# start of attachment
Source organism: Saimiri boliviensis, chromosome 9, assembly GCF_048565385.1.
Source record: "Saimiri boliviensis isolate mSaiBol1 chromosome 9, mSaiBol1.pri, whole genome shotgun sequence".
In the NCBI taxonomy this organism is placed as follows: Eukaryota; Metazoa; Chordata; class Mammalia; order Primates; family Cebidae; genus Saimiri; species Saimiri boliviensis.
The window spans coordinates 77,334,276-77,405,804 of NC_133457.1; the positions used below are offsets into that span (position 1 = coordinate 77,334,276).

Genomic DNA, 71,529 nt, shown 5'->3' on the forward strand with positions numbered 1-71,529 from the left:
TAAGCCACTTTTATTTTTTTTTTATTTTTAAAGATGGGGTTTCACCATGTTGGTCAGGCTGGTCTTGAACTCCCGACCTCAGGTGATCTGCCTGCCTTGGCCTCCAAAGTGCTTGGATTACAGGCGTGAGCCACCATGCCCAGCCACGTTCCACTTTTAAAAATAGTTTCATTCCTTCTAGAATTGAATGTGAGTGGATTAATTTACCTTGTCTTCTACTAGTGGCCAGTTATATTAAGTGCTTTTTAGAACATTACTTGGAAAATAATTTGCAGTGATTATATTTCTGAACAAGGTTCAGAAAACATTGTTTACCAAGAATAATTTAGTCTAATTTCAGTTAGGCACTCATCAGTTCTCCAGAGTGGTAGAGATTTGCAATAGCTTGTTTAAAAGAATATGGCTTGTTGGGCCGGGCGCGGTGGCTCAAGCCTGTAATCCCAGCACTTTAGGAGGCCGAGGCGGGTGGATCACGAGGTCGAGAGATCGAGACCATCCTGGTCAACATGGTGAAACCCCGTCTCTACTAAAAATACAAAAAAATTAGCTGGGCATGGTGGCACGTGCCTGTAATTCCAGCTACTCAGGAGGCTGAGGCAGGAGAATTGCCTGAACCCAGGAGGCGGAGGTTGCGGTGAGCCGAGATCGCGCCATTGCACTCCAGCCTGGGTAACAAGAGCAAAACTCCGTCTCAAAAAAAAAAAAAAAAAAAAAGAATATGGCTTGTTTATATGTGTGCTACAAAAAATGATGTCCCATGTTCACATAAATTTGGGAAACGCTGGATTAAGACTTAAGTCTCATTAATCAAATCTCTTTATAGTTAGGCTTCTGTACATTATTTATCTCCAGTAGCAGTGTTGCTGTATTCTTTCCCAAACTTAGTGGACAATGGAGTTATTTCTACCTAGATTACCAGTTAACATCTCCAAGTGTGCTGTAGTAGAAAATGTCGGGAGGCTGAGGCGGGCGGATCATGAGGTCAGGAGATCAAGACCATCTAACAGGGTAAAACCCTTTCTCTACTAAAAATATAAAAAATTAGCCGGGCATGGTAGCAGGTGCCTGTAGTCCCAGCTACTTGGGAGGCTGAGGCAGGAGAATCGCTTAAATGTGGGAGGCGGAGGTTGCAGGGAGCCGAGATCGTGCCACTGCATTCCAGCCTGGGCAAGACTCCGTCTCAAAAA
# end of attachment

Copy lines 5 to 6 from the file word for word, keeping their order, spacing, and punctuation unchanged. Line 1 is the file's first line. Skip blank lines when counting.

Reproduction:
Genomic DNA, 71,529 nt, shown 5'->3' on the forward strand with positions numbered 1-71,529 from the left:
TAAGCCACTTTTATTTTTTTTTTATTTTTAAAGATGGGGTTTCACCATGTTGGTCAGGCTGGTCTTGAACTCCCGACCTCAGGTGATCTGCCTGCCTTGGCCTCCAAAGTGCTTGGATTACAGGCGTGAGCCACCATGCCCAGCCACGTTCCACTTTTAAAAATAGTTTCATTCCTTCTAGAATTGAATGTGAGTGGATTAATTTACCTTGTCTTCTACTAGTGGCCAGTTATATTAAGTGCTTTTTAGAACATTACTTGGAAAATAATTTGCAGTGATTATATTTCTGAACAAGGTTCAGAAAACATTGTTTACCAAGAATAATTTAGTCTAATTTCAGTTAGGCACTCATCAGTTCTCCAGAGTGGTAGAGATTTGCAATAGCTTGTTTAAAAGAATATGGCTTGTTGGGCCGGGCGCGGTGGCTCAAGCCTGTAATCCCAGCACTTTAGGAGGCCGAGGCGGGTGGATCACGAGGTCGAGAGATCGAGACCATCCTGGTCAACATGGTGAAACCCCGTCTCTACTAAAAATACAAAAAAATTAGCTGGGCATGGTGGCACGTGCCTGTAATTCCAGCTACTCAGGAGGCTGAGGCAGGAGAATTGCCTGAACCCAGGAGGCGGAGGTTGCGGTGAGCCGAGATCGCGCCATTGCACTCCAGCCTGGGTAACAAGAGCAAAACTCCGTCTCAAAAAAAAAAAAAAAAAAAAAGAATATGGCTTGTTTATATGTGTGCTACAAAAAATGATGTCCCATGTTCACATAAATTTGGGAAACGCTGGATTAAGACTTAAGTCTCATTAATCAAATCTCTTTATAGTTAGGCTTCTGTACATTATTTATCTCCAGTAGCAGTGTTGCTGTATTCTTTCCCAAACTTAGTGGACAATGGAGTTATTTCTACCTAGATTACCAGTTAACATCTCCAAGTGTGCTGTAGTAGAAAATGTCGGGAGGCTGAGGCGGGCGGATCATGAGGTCAGGAGATCAAGACCATCTAACAGGGTAAAACCCTTTCTCTACTAAAAATATAAAAAATTAGCCGGGCATGGTAGCAGGTGCCTGTAGTCCCAGCTACTTGGGAGGCTGAGGCAGGAGAATCGCTTAAATGTGGGAGGCGGAGGTTGCAGGGAGCCGAGATCGTGCCACTGCATTCCAGCCTGGGCAAGACTCCGTCTCAAAAA